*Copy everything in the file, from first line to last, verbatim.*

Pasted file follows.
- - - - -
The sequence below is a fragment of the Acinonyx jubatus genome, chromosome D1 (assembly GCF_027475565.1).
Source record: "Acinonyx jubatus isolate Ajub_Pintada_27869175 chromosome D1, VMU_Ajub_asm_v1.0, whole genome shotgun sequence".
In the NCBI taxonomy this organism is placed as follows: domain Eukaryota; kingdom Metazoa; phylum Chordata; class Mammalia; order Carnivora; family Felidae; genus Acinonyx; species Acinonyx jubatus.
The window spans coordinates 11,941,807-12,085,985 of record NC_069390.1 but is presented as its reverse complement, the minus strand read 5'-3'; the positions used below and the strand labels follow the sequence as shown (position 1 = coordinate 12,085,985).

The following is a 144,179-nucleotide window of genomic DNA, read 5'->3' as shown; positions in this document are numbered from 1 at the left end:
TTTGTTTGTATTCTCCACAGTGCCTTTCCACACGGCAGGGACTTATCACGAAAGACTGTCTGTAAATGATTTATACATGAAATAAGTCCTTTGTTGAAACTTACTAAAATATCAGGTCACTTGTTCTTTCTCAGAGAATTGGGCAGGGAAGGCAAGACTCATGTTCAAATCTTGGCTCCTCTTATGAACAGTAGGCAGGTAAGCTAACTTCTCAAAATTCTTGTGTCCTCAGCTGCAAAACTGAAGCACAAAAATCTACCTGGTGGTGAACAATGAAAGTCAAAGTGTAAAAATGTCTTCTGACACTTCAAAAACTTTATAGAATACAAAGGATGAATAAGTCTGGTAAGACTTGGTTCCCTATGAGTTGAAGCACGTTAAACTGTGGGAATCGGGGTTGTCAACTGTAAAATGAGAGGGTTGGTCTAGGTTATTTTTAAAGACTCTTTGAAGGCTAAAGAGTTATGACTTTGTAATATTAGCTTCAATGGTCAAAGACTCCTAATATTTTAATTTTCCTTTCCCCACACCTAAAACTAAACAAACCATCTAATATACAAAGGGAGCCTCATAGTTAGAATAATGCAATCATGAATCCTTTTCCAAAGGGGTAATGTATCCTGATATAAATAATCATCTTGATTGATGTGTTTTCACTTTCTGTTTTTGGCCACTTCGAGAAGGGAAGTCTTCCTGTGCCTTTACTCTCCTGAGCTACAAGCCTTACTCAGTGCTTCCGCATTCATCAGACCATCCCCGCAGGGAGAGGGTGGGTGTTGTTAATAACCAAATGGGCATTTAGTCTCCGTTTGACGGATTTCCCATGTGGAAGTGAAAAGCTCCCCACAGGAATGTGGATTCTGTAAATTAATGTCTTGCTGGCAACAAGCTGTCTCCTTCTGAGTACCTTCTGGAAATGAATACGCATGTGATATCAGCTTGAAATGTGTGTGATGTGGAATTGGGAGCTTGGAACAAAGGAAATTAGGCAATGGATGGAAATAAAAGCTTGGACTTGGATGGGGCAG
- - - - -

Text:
The sequence below is a fragment of the Acinonyx jubatus genome, chromosome D1 (assembly GCF_027475565.1).
Source record: "Acinonyx jubatus isolate Ajub_Pintada_27869175 chromosome D1, VMU_Ajub_asm_v1.0, whole genome shotgun sequence".
In the NCBI taxonomy this organism is placed as follows: domain Eukaryota; kingdom Metazoa; phylum Chordata; class Mammalia; order Carnivora; family Felidae; genus Acinonyx; species Acinonyx jubatus.
The window spans coordinates 11,941,807-12,085,985 of record NC_069390.1 but is presented as its reverse complement, the minus strand read 5'-3'; the positions used below and the strand labels follow the sequence as shown (position 1 = coordinate 12,085,985).

The following is a 144,179-nucleotide window of genomic DNA, read 5'->3' as shown; positions in this document are numbered from 1 at the left end:
TTTGTTTGTATTCTCCACAGTGCCTTTCCACACGGCAGGGACTTATCACGAAAGACTGTCTGTAAATGATTTATACATGAAATAAGTCCTTTGTTGAAACTTACTAAAATATCAGGTCACTTGTTCTTTCTCAGAGAATTGGGCAGGGAAGGCAAGACTCATGTTCAAATCTTGGCTCCTCTTATGAACAGTAGGCAGGTAAGCTAACTTCTCAAAATTCTTGTGTCCTCAGCTGCAAAACTGAAGCACAAAAATCTACCTGGTGGTGAACAATGAAAGTCAAAGTGTAAAAATGTCTTCTGACACTTCAAAAACTTTATAGAATACAAAGGATGAATAAGTCTGGTAAGACTTGGTTCCCTATGAGTTGAAGCACGTTAAACTGTGGGAATCGGGGTTGTCAACTGTAAAATGAGAGGGTTGGTCTAGGTTATTTTTAAAGACTCTTTGAAGGCTAAAGAGTTATGACTTTGTAATATTAGCTTCAATGGTCAAAGACTCCTAATATTTTAATTTTCCTTTCCCCACACCTAAAACTAAACAAACCATCTAATATACAAAGGGAGCCTCATAGTTAGAATAATGCAATCATGAATCCTTTTCCAAAGGGGTAATGTATCCTGATATAAATAATCATCTTGATTGATGTGTTTTCACTTTCTGTTTTTGGCCACTTCGAGAAGGGAAGTCTTCCTGTGCCTTTACTCTCCTGAGCTACAAGCCTTACTCAGTGCTTCCGCATTCATCAGACCATCCCCGCAGGGAGAGGGTGGGTGTTGTTAATAACCAAATGGGCATTTAGTCTCCGTTTGACGGATTTCCCATGTGGAAGTGAAAAGCTCCCCACAGGAATGTGGATTCTGTAAATTAATGTCTTGCTGGCAACAAGCTGTCTCCTTCTGAGTACCTTCTGGAAATGAATACGCATGTGATATCAGCTTGAAATGTGTGTGATGTGGAATTGGGAGCTTGGAACAAAGGAAATTAGGCAATGGATGGAAATAAAAGCTTGGACTTGGATGGGGCAG